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- A new campaign to halt proof-of-work mining has launched
- Change the Code Not the Climate wants Bitcoin to switch to a proof-of-stake mechanism
- The group, backed by Greenpeace, is using the new tactic of undermining Bitcoin’s inner workings
A new campaign group backed by Greenpeace is campaigning for Bitcoin to change from a proof-of-work consensus mechanism to a proof-of-stake mechanism in order to stop Bitcoin mining contributing to climate change. ‘Change the Code Not the Climate’ says that a “software code change” could reduce Bitcoin’s energy use by 99%, citing Ethereum as an example of a blockchain that is shifting mining practices, and calls on individuals to contact the likes of Elon Musk and Jack Dorsey to help “clean up Bitcoin”. The campaign is another example of the shift in tactics of attacking Bitcoin’s mining methods as a way of getting to Bitcoin itself.
Alongside Greenpeace, Change the Code Not the Climate is backed by the Environmental Working Group and several groups battling Bitcoin mining facilities in their communities, using the well worn statistics to back up their case, some of which have been debunked entirely if not severely questioned in recent years.
Energy Stats Questioned
The group uses the Cambridge Bitcoin Electricity Consumption Index to claim that Bitcoin uses more energy than Sweden, a site that has become the go-to repository for Bitcoin mining data. However, in its FAQs the site explains that “Bitcoin’s electricity consumption can thus only be estimated” and that, “These approximations are based on theoretical models that rely on specific assumptions.”
The group also cites a piece in the journal Nature Climate Change, claiming that “if Bitcoin becomes widely adopted, it could produce enough carbon dioxide emissions to warm the planet above 2 degrees Celsius.” This report, produced in 2019, noted that Bitcoin would need to be adopted at the same scale as “other broadly adopted technologies” like televisions and refrigerators by 2033 to play out, something which is far from happening.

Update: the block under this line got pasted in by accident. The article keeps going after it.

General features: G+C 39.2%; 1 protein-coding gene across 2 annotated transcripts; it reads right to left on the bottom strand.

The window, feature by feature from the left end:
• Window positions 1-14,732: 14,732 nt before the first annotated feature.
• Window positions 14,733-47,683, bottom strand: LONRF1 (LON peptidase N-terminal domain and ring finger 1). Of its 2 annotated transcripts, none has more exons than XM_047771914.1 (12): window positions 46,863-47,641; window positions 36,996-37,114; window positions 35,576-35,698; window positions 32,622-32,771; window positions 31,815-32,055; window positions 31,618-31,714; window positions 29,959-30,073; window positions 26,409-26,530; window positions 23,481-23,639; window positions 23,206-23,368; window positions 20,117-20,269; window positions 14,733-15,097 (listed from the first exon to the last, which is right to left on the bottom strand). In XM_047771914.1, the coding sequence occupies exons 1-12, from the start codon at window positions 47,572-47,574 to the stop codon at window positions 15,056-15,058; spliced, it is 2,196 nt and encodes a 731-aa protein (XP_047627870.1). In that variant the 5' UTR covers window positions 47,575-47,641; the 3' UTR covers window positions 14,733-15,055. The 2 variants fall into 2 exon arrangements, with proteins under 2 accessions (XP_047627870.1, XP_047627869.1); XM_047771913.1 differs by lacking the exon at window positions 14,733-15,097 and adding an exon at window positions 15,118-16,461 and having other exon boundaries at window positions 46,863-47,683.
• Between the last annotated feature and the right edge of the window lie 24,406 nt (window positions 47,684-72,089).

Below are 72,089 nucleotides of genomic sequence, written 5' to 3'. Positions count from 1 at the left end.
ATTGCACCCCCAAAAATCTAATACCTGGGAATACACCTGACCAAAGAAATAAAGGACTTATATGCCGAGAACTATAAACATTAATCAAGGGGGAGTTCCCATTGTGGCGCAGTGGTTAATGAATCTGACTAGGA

The theory is also based on the assumption that Bitcoin’s energy use increases in line with adoption, which some models state will not be the case in the future.
Bitcoin PoS Switch Will Never Happen
Change the Code Not the Climate says that Bitcoin’s goals of “progress, fairness, and good intentions” can be attained “if the industry gets serious about crypto that runs on low energy”, making a stunning claim:
We know a basic software code change would reduce Bitcoin’s energy use by 99.9%.
If only 30 people — the key miners, exchanges, and core developers who build and contribute to Bitcoin’s code — agreed to reinvent proof-of-work mining or move to a low-energy protocol, Bitcoin would stop polluting the planet.
The fact that the group claims that switching from proof-of-work to proof-of-stake constitutes a “basic” change says all you need to know about their level of understanding of the matter, not to mention the ideological factors at play that discount this as a viable option.
A Bitcoin not based on proof-of-work is, quite simply, not Bitcoin, and not one person with a vested interest in Bitcoin’s guiding principles is going to countenance such a change on a voluntary basis.
Campaign Highlights New Direction
Regardless of the merits of its actions, the fact that a group backed by Greenpeace has chosen to target proof-of-work shows that the battlefield is shifting. Groups like this know that they can no longer ban Bitcoin and so are trying to ban, or encourage the abandonment of, the proof-of-work consensus mechanism, something that, as we have seen already with the recent EU parliament vote, is a tactic that is already bearing fruit in some quarters.
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